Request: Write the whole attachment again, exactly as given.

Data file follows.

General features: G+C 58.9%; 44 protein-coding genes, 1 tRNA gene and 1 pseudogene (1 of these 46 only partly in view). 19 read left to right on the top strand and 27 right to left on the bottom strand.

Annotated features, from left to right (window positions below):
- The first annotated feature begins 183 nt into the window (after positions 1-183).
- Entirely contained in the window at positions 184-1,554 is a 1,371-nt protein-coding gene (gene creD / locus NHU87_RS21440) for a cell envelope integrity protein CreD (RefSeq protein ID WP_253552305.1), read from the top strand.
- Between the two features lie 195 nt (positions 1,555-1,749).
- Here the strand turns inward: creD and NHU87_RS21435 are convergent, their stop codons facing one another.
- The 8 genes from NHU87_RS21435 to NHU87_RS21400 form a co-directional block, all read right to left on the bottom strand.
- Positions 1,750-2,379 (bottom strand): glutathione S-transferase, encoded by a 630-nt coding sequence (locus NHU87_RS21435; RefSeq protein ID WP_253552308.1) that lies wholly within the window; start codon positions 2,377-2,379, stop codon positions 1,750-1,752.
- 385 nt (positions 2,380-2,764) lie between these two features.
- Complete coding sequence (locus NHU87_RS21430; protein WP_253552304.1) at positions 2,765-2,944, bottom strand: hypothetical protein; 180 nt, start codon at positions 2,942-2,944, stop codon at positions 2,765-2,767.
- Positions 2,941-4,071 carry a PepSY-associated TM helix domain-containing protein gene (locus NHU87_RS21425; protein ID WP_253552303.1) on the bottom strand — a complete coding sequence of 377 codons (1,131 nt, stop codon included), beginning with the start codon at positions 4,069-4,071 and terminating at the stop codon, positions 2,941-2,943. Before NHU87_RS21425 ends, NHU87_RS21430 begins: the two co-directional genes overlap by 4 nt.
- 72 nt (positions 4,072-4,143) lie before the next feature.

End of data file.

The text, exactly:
General features: G+C 58.9%; 44 protein-coding genes, 1 tRNA gene and 1 pseudogene (1 of these 46 only partly in view). 19 read left to right on the top strand and 27 right to left on the bottom strand.

Annotated features, from left to right (window positions below):
- The first annotated feature begins 183 nt into the window (after positions 1-183).
- Entirely contained in the window at positions 184-1,554 is a 1,371-nt protein-coding gene (gene creD / locus NHU87_RS21440) for a cell envelope integrity protein CreD (RefSeq protein ID WP_253552305.1), read from the top strand.
- Between the two features lie 195 nt (positions 1,555-1,749).
- Here the strand turns inward: creD and NHU87_RS21435 are convergent, their stop codons facing one another.
- The 8 genes from NHU87_RS21435 to NHU87_RS21400 form a co-directional block, all read right to left on the bottom strand.
- Positions 1,750-2,379 (bottom strand): glutathione S-transferase, encoded by a 630-nt coding sequence (locus NHU87_RS21435; RefSeq protein ID WP_253552308.1) that lies wholly within the window; start codon positions 2,377-2,379, stop codon positions 1,750-1,752.
- 385 nt (positions 2,380-2,764) lie between these two features.
- Complete coding sequence (locus NHU87_RS21430; protein WP_253552304.1) at positions 2,765-2,944, bottom strand: hypothetical protein; 180 nt, start codon at positions 2,942-2,944, stop codon at positions 2,765-2,767.
- Positions 2,941-4,071 carry a PepSY-associated TM helix domain-containing protein gene (locus NHU87_RS21425; protein ID WP_253552303.1) on the bottom strand — a complete coding sequence of 377 codons (1,131 nt, stop codon included), beginning with the start codon at positions 4,069-4,071 and terminating at the stop codon, positions 2,941-2,943. Before NHU87_RS21425 ends, NHU87_RS21430 begins: the two co-directional genes overlap by 4 nt.
- 72 nt (positions 4,072-4,143) lie before the next feature.